Creativity and Productivity, Resources and Events for Writers

The science behind writer’s block


We’ve all experienced it, that feeling of dread in the pit of your stomach when you sit down to write. When all the negative feedback you’ve ever gotten and the prospect of the hard work ahead of you is overwhelming to the point that you’d rather do anything — vacuum, alphabetize your book collection, clean out the garage — than write.

There is frustration inherent in any artistic pursuit, but it seems to be especially pronounced in writers. Hundreds of books and articles are written about writer’s block, but you don’t see the same attention paid to painter’s or sculptor’s or basket weaver’s block.

I suspect it has something to do with the verbal nature of our work. (And maybe writers are a little more neurotic than other artists, but that’s a chicken-and-egg conundrum.) I recently found myself having a harder time than usual sitting down to write, so I picked up “Around the Writer’s Block: Using Brain Science to Solve Writer’s Resistance” by Rosanne Bane looking for some useful strategies. Bane has a wealth of them, and I was fascinated by her explanation of how our brains work.

She says resistance is part of the writing life, and it reveals itself as:

  • Freezing — the most obvious form of writer’s block, when our minds go blank and we start to panic.
  • Fighting — including self-criticism and refusing to hear others’ suggestions for revision (who hasn’t been there?).
  • Fleeing — giving in to distractions, overscheduling or overcommitting to other priorities, procrastination in all its forms.

When you’re writing, you rely on your cerebral cortex, which handles problem-solving, language and numbers. It’s what allows you to create and motivate yourself. In other words, it’s the part of your brain that cares about writing and has the tools necessary to do it.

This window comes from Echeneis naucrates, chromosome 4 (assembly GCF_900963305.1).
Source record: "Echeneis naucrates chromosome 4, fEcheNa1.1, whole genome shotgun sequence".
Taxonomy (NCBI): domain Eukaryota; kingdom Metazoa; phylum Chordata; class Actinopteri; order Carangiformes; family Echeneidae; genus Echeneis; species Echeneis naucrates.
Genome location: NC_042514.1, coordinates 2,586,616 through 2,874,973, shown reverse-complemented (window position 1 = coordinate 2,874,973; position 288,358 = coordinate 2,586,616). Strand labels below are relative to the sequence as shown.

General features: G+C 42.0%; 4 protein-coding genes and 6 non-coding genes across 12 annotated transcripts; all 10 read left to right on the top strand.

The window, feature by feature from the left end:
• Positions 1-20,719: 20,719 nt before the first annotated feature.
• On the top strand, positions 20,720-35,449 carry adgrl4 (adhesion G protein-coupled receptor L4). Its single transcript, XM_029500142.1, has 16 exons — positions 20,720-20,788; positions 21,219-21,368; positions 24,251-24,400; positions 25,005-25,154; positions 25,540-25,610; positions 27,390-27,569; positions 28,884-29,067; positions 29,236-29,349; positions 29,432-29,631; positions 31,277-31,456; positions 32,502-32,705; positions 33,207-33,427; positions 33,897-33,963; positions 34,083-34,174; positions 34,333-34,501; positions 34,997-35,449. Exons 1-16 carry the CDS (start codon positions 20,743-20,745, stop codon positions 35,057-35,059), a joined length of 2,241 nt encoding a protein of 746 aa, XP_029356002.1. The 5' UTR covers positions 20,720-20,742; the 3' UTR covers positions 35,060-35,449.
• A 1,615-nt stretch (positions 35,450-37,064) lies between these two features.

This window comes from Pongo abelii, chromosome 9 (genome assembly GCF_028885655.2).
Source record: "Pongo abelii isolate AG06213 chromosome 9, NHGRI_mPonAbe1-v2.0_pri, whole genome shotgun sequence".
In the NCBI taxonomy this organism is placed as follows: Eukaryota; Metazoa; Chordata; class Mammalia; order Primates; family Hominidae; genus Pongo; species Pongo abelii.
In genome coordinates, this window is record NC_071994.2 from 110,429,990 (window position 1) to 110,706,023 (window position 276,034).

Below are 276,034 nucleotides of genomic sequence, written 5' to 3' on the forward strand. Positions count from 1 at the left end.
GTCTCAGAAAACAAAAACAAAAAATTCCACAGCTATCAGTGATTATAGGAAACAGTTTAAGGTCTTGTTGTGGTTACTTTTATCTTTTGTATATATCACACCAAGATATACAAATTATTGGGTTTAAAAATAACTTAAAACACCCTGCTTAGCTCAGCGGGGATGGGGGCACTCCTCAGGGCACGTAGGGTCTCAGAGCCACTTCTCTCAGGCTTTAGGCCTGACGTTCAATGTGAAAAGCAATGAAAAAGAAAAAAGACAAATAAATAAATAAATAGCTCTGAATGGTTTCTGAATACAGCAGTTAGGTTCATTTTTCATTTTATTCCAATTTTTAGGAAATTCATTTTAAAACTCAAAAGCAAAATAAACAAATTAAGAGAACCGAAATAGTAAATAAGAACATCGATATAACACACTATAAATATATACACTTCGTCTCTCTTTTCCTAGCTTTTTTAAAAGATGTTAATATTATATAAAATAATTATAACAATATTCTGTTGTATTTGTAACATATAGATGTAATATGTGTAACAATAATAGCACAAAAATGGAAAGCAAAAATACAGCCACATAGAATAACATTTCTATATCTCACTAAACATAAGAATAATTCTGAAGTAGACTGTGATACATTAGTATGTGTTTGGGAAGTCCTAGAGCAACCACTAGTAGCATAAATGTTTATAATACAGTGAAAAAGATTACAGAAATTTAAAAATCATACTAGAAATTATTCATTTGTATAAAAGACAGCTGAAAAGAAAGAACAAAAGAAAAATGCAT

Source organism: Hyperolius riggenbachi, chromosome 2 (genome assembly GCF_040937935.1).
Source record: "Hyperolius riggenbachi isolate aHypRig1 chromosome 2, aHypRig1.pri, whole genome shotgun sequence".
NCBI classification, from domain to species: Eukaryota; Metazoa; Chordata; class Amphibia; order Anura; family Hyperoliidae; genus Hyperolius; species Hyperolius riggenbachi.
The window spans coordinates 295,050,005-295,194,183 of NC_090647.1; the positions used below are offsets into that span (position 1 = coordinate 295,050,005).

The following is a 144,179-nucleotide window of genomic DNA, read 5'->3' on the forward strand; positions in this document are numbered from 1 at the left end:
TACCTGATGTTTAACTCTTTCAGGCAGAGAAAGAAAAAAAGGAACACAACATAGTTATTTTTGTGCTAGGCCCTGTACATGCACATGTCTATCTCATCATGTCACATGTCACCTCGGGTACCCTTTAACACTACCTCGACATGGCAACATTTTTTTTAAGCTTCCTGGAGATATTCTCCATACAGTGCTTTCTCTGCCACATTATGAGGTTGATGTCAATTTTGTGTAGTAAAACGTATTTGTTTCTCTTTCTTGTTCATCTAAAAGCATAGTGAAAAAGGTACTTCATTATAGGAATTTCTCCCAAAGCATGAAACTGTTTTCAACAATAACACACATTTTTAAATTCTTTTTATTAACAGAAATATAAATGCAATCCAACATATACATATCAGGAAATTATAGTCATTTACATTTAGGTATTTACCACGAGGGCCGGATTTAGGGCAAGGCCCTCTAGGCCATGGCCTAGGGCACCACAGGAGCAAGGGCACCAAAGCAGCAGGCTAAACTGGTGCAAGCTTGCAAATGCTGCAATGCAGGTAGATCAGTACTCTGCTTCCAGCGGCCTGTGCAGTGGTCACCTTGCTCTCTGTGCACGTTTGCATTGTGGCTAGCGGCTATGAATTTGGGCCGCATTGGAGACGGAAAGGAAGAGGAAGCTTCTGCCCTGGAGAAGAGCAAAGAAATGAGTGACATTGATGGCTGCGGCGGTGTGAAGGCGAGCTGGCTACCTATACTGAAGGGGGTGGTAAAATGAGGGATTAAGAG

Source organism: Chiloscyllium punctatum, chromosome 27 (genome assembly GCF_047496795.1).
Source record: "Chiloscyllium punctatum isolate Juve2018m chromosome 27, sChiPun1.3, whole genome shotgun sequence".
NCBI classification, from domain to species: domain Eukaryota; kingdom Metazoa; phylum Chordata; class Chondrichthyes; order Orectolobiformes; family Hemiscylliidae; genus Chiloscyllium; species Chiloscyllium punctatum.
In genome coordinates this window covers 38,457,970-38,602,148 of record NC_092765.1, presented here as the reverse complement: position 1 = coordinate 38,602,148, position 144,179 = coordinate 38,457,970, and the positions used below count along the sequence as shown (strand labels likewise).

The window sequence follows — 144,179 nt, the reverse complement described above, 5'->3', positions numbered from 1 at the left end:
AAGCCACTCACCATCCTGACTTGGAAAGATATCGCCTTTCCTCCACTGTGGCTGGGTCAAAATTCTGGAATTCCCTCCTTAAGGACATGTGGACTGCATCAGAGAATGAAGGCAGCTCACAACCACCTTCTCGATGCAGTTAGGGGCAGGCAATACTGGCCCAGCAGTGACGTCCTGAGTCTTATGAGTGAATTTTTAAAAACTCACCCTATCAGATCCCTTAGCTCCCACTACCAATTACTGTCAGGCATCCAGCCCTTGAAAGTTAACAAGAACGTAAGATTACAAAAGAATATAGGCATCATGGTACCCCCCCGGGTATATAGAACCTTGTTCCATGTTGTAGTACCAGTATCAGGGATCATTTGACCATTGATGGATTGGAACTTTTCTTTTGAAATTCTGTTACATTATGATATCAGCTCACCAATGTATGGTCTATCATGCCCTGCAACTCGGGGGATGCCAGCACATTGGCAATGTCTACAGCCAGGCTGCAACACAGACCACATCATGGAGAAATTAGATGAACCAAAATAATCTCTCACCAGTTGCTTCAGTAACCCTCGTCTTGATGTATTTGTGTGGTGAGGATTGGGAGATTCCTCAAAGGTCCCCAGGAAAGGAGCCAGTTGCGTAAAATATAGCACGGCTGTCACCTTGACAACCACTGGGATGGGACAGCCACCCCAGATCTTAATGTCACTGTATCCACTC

You have to be relaxed for the cerebral cortex to be in charge. As soon as you feel that first prickle of anxiety about writing, the limbic system (your fight-or-flight response) takes over and engages the amygdala, which releases stress hormones. The limbic system is solely focused on the need to stay alive and safe, so it naturally sees creativity as a waste of time and energy.

Unfortunately, the cortex is not good at knowing when the limbic system has taken control — and the latter system lacks speech. Think about that: The part of the brain that’s in charge is incapable of putting anything into words. It’s the worst possible situation for a writer.

In its frustration, the cortex tries to explain your inability to write in those circumstances, and it comes up with: “I’m lazy. I’m undisciplined. I’m afraid of failure (or success). I don’t really want to write.” Sound familiar?

The good news is that you can overcome writer’s block. Bane offers lots of concrete techniques and strategies for outwitting resistance, some of which I have already put to good use. More on that next time.

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